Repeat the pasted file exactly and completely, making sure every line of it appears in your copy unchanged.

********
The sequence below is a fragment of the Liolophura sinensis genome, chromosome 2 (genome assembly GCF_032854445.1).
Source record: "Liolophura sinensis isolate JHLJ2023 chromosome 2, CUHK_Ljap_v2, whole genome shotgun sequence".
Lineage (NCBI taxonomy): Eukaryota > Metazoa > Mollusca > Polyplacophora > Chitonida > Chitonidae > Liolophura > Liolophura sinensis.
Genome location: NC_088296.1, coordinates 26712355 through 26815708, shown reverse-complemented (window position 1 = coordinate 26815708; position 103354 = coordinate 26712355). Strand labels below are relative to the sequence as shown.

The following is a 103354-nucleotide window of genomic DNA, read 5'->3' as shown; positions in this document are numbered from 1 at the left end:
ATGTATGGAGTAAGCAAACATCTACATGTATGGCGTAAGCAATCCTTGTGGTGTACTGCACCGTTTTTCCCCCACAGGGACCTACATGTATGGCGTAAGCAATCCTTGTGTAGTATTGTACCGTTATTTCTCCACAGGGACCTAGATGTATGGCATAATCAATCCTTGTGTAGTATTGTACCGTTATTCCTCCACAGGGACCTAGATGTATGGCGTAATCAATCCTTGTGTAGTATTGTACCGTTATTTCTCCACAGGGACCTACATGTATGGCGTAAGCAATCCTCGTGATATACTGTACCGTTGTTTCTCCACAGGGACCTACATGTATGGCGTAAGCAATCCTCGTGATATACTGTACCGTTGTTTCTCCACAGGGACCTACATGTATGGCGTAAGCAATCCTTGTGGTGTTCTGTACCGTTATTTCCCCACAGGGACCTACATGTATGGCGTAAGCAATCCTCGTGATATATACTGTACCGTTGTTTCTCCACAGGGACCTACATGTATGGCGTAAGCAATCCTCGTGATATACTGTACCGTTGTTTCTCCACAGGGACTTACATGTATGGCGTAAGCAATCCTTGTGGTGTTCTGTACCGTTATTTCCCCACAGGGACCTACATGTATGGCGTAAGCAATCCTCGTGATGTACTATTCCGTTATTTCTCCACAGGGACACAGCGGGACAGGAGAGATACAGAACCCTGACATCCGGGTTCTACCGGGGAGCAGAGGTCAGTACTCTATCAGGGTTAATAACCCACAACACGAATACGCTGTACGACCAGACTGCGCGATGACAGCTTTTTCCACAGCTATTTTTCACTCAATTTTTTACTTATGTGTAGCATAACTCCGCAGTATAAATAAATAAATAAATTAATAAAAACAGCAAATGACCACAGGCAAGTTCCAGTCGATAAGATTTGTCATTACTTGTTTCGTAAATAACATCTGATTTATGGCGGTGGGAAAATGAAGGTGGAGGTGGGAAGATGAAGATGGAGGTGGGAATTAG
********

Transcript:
The sequence below is a fragment of the Liolophura sinensis genome, chromosome 2 (genome assembly GCF_032854445.1).
Source record: "Liolophura sinensis isolate JHLJ2023 chromosome 2, CUHK_Ljap_v2, whole genome shotgun sequence".
Lineage (NCBI taxonomy): Eukaryota > Metazoa > Mollusca > Polyplacophora > Chitonida > Chitonidae > Liolophura > Liolophura sinensis.
Genome location: NC_088296.1, coordinates 26712355 through 26815708, shown reverse-complemented (window position 1 = coordinate 26815708; position 103354 = coordinate 26712355). Strand labels below are relative to the sequence as shown.

The following is a 103354-nucleotide window of genomic DNA, read 5'->3' as shown; positions in this document are numbered from 1 at the left end:
ATGTATGGAGTAAGCAAACATCTACATGTATGGCGTAAGCAATCCTTGTGGTGTACTGCACCGTTTTTCCCCCACAGGGACCTACATGTATGGCGTAAGCAATCCTTGTGTAGTATTGTACCGTTATTTCTCCACAGGGACCTAGATGTATGGCATAATCAATCCTTGTGTAGTATTGTACCGTTATTCCTCCACAGGGACCTAGATGTATGGCGTAATCAATCCTTGTGTAGTATTGTACCGTTATTTCTCCACAGGGACCTACATGTATGGCGTAAGCAATCCTCGTGATATACTGTACCGTTGTTTCTCCACAGGGACCTACATGTATGGCGTAAGCAATCCTCGTGATATACTGTACCGTTGTTTCTCCACAGGGACCTACATGTATGGCGTAAGCAATCCTTGTGGTGTTCTGTACCGTTATTTCCCCACAGGGACCTACATGTATGGCGTAAGCAATCCTCGTGATATATACTGTACCGTTGTTTCTCCACAGGGACCTACATGTATGGCGTAAGCAATCCTCGTGATATACTGTACCGTTGTTTCTCCACAGGGACTTACATGTATGGCGTAAGCAATCCTTGTGGTGTTCTGTACCGTTATTTCCCCACAGGGACCTACATGTATGGCGTAAGCAATCCTCGTGATGTACTATTCCGTTATTTCTCCACAGGGACACAGCGGGACAGGAGAGATACAGAACCCTGACATCCGGGTTCTACCGGGGAGCAGAGGTCAGTACTCTATCAGGGTTAATAACCCACAACACGAATACGCTGTACGACCAGACTGCGCGATGACAGCTTTTTCCACAGCTATTTTTCACTCAATTTTTTACTTATGTGTAGCATAACTCCGCAGTATAAATAAATAAATAAATTAATAAAAACAGCAAATGACCACAGGCAAGTTCCAGTCGATAAGATTTGTCATTACTTGTTTCGTAAATAACATCTGATTTATGGCGGTGGGAAAATGAAGGTGGAGGTGGGAAGATGAAGATGGAGGTGGGAATTAG